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They didn’t like it but they voted yes

by Lindsay Shelton
I wish I’d been at yesterday’s Regional Council meeting. I would like to have heard more about why two regional councillors voted to support the Basin Reserve flyover after explaining why they didn’t like it.

The DomPost reports from the meeting about the reluctant “yes” votes from Judith Aitken and Chris Laidlaw.

Chris Laidlaw said he was “lending his vote of support” only because the flyover achieved a basic aim of the council’s Ngauranga to Airport Corridor Plan, which was to separate state highway and local traffic at the Basin. But he said the council’s submission should state that it was unhappy with the design. The DomPost doesn’t tell us whether or not this was done.

Also voting yes for the flyover was Judith Aitken, though she said she was yet to be completely convinced of its benefits.

This stance used to be called “neither for nor against.” It was not a complimentary description.

Two other regional councillors spoke about why they opposed the flyover. But Daran Ponter and Paul Bruce didn’t just procrastinate. They voted against it.

The DomPost also reports how the Regional Council was warned about the flyover by a professor of sustainability from Perth. He said Wellington would be taking a backward step if it built the flyover … because it would bring more cars into the city which would be detrimental to the aim of encouraging more use of public transport. Around the world, he said, people were investing in cities that encouraged cars away from the CBDs.

Everyone knows that, of course. So why are a majority of our councillors voting for the flyover?

5 comments:

  1. Chris Laidlaw, 22. August 2013, 12:42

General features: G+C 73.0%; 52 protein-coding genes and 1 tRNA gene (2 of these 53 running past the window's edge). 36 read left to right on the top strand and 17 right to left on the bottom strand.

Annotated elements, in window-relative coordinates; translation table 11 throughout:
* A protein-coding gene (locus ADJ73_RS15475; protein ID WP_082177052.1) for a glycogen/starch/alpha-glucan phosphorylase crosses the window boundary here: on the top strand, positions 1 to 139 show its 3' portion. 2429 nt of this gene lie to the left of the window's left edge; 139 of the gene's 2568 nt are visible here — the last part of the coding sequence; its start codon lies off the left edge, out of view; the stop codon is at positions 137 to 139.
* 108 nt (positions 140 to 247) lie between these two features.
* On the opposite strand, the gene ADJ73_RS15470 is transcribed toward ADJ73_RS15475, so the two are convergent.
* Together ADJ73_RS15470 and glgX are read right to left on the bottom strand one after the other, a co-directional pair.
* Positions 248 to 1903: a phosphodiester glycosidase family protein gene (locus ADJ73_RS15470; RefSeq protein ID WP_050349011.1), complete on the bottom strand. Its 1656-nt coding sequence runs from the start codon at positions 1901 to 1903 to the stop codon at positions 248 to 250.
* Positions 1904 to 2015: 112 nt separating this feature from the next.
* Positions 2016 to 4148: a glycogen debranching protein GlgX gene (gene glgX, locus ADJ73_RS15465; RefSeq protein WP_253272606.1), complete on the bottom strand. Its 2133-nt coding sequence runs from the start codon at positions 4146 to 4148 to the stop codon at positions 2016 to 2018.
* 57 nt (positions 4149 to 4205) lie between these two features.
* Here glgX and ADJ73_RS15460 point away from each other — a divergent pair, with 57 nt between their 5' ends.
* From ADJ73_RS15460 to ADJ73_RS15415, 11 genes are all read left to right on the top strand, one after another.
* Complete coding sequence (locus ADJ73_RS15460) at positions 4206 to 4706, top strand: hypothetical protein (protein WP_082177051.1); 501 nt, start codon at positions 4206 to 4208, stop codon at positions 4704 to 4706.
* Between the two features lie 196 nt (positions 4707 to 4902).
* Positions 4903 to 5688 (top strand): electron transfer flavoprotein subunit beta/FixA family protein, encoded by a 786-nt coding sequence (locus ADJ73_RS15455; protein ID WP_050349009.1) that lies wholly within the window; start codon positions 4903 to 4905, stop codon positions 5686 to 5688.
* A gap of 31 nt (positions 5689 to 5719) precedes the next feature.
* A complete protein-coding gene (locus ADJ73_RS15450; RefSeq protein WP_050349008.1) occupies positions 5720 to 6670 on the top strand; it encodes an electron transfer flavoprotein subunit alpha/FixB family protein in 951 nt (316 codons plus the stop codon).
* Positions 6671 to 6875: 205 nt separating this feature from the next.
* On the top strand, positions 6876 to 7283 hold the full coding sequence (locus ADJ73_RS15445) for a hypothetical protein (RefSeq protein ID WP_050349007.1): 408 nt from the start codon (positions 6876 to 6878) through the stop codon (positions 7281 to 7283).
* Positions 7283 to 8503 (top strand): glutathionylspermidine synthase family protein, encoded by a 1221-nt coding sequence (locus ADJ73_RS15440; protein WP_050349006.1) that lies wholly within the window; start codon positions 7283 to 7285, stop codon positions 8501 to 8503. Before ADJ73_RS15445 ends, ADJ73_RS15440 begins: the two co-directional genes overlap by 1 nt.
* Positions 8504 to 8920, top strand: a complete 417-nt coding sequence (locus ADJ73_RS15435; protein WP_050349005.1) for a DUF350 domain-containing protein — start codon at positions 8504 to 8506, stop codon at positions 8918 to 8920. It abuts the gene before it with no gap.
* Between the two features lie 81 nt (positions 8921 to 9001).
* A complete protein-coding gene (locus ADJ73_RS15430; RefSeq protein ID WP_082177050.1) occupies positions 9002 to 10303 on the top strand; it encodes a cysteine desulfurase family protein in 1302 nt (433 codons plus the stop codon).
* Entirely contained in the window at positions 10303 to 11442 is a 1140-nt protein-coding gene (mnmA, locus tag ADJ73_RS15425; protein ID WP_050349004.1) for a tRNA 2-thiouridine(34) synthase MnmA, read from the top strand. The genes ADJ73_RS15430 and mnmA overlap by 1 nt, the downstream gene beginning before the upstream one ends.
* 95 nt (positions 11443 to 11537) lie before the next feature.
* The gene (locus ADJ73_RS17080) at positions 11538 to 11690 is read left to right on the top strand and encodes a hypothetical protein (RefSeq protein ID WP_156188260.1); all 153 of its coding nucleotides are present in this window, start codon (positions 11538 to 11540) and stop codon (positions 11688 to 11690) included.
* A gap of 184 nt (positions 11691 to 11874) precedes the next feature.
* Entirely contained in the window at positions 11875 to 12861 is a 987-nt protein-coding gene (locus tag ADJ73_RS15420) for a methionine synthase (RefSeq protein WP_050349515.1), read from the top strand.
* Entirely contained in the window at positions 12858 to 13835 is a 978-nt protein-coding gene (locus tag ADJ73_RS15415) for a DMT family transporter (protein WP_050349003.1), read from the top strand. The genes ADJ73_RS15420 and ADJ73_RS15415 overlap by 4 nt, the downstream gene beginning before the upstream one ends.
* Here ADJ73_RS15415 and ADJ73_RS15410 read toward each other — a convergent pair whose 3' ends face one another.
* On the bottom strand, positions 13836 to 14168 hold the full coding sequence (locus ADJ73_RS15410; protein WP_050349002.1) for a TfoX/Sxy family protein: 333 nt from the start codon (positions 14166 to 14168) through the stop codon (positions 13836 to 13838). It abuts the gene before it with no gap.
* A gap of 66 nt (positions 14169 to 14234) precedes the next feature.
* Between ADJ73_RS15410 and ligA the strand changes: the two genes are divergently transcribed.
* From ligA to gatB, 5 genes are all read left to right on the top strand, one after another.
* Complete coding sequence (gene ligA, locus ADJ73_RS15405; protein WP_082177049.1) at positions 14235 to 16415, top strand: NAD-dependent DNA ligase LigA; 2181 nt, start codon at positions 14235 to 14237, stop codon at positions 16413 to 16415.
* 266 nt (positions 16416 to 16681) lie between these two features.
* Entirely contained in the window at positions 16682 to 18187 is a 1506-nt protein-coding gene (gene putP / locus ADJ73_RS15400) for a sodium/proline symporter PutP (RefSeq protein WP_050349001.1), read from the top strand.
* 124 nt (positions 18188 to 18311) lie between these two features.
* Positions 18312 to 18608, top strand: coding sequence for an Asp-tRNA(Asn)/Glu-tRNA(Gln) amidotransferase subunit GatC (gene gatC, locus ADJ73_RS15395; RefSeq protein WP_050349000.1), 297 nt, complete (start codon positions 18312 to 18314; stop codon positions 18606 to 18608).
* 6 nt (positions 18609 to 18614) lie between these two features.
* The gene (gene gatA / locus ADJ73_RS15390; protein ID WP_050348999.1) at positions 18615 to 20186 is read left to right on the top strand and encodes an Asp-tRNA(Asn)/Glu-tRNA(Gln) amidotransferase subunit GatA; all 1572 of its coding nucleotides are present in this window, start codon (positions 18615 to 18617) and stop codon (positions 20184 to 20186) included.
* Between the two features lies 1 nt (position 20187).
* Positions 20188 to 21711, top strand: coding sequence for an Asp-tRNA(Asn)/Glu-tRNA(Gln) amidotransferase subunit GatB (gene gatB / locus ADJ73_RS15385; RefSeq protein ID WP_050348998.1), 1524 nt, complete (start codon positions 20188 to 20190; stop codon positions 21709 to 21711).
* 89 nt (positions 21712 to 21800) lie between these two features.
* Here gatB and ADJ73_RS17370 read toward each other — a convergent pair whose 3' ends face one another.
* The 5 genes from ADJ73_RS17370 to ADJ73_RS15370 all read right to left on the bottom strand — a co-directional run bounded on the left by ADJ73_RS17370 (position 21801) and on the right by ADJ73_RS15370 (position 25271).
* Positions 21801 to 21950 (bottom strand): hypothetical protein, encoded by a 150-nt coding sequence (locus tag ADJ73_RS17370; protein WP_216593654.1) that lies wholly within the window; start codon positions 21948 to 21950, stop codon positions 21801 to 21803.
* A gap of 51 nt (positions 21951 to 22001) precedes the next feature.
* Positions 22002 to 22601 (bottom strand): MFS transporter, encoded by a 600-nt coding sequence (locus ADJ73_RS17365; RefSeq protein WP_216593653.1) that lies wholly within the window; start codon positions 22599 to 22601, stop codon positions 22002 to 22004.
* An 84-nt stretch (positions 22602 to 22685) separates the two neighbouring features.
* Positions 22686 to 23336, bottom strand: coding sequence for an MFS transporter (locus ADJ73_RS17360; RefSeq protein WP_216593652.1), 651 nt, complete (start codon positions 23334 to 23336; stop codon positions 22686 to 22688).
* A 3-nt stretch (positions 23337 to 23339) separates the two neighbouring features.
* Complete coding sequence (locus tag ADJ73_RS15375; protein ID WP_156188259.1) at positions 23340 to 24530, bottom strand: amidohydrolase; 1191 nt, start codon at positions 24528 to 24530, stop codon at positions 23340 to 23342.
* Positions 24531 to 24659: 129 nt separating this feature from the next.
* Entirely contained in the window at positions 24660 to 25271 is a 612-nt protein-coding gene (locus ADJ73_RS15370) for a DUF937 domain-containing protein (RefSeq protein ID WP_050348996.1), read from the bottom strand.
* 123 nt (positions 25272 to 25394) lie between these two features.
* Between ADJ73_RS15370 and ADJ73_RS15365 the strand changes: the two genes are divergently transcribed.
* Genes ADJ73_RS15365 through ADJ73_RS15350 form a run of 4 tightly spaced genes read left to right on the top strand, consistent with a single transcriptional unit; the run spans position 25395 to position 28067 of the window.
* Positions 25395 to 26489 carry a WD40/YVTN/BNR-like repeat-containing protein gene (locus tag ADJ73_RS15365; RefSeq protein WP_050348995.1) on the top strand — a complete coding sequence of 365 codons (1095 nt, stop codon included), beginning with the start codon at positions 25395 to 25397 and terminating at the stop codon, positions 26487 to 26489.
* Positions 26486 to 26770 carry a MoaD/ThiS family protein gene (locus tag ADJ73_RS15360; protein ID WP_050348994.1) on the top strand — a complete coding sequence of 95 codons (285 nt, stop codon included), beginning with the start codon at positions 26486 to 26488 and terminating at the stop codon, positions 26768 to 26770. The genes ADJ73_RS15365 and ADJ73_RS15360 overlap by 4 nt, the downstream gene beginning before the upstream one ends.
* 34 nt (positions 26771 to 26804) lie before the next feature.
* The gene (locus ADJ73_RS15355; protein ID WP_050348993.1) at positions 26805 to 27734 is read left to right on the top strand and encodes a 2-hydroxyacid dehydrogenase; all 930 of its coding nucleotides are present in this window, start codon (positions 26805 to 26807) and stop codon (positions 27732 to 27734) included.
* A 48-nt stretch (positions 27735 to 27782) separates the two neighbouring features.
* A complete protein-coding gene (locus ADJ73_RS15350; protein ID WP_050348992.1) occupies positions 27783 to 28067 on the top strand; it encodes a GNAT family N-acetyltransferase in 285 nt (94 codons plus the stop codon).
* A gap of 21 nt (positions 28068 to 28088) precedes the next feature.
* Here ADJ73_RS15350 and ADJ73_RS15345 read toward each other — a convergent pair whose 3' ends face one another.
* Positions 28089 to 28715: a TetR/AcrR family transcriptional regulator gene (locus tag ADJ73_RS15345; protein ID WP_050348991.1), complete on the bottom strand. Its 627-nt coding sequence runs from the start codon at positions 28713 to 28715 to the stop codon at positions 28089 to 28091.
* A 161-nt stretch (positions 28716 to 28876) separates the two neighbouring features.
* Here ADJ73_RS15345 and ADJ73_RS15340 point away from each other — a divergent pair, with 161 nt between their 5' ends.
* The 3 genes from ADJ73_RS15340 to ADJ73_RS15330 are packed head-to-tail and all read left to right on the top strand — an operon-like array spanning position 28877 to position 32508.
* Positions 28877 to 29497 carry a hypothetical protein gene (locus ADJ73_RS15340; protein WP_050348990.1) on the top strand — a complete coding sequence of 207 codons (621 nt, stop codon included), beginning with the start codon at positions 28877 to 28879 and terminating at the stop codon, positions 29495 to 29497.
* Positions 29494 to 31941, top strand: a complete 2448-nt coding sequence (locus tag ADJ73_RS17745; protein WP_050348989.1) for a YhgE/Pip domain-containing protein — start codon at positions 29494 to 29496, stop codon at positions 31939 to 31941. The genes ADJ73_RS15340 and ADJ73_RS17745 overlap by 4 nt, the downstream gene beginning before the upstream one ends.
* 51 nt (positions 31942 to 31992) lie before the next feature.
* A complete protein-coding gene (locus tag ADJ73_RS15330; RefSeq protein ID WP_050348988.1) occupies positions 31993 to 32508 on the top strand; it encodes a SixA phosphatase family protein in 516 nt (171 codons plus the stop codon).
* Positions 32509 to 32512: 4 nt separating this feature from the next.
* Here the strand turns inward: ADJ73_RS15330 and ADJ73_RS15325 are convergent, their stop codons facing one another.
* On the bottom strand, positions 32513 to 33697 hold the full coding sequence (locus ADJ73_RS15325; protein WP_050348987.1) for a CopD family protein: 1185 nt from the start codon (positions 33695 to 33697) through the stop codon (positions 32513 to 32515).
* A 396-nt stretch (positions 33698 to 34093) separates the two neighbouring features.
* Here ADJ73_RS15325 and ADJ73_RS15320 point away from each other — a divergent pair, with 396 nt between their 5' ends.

The only way a dedicated public transport link can get past the Basin Reserve is by grade separation (in other words separating either the north-south or the east -west route from the other). It is also now established beyond any doubt that the only way we can do this without resorting to wildly expensive tunneling, is via a flyover of some kind. That is all that is on offer from NZTA, and the regional council in its submission on the project has recognised that reality and opted for the public transport benefits in terms of walking, cycling and faster bus movements. The flyover isn’t a good solution in any other respect and we have reached this point as a result of a deeply flawed process; one in which the NZTA makes up its mind in advance what option it wants and leaves the councils with a take it or leave it decision.

     
  2. Traveller, 22. August 2013, 12:49

    Faster buses? The city council made the same promise when it re-opened the Manners Mall to buses. Since then it has gone to great pains to slow them down, for reasons that we all know. Is it going to be okay for buses to go faster as they drive under the concrete bridge?

     
  3. Wellington Commuter, 22. August 2013, 14:40

    The flyover will let buses go faster as the buses won’t get caught in the Basin’s stop/start car traffic before coming to a grinding halt at the traffic lights. Swapping traffic lights for a bridge . . . sounds good to me 🙂

     
  4. BD, 24. August 2013, 2:29

    The flyover may be seen as an effective solution for solving the city’s traffic problems, but the main problem is: the NZTA have spent years trying to push ahead with it because they see it as a cheaper alternative than a tunnel. I believe a tunnel would be a more efficient solution as it would solve both problems and make everyone happy. It may cost a bit more but in the long run it’s worth it as the tunnel would have less visual impacts on the surrounding area.

    But unfortunately the government and the NZTA don’t see it the same way as everyone else. They’re intent on trying to push ahead with a flyover that will make many people unhappy. I think the main issue with the flyover proposal is that they have already committed to spending lots of money on the initial design work and are worried about throwing this away. The most sensible option would have been to design a tunnel in the first place, that way they would have had less hurdles to go through and would be able to implement the idea soon. Heck we should have had something built by now, but instead we have to settle for a half-baked solution that has been forced through because the NZTA have already committed to the proposal.

     
  5. 'No Flyer over Welly', 21. September 2013, 21:51

    The only sensible option is a cut and cover ‘tunnel’ between Adelaide Rd and Cambridge Tce. And, NZTA does up the earthquake stickered Vance stand as the price for their RoN. We don’t need a another mickey mouse stand to hide the ugly 1960s one-directional flyover that NZTA wants to hoist on Wellington.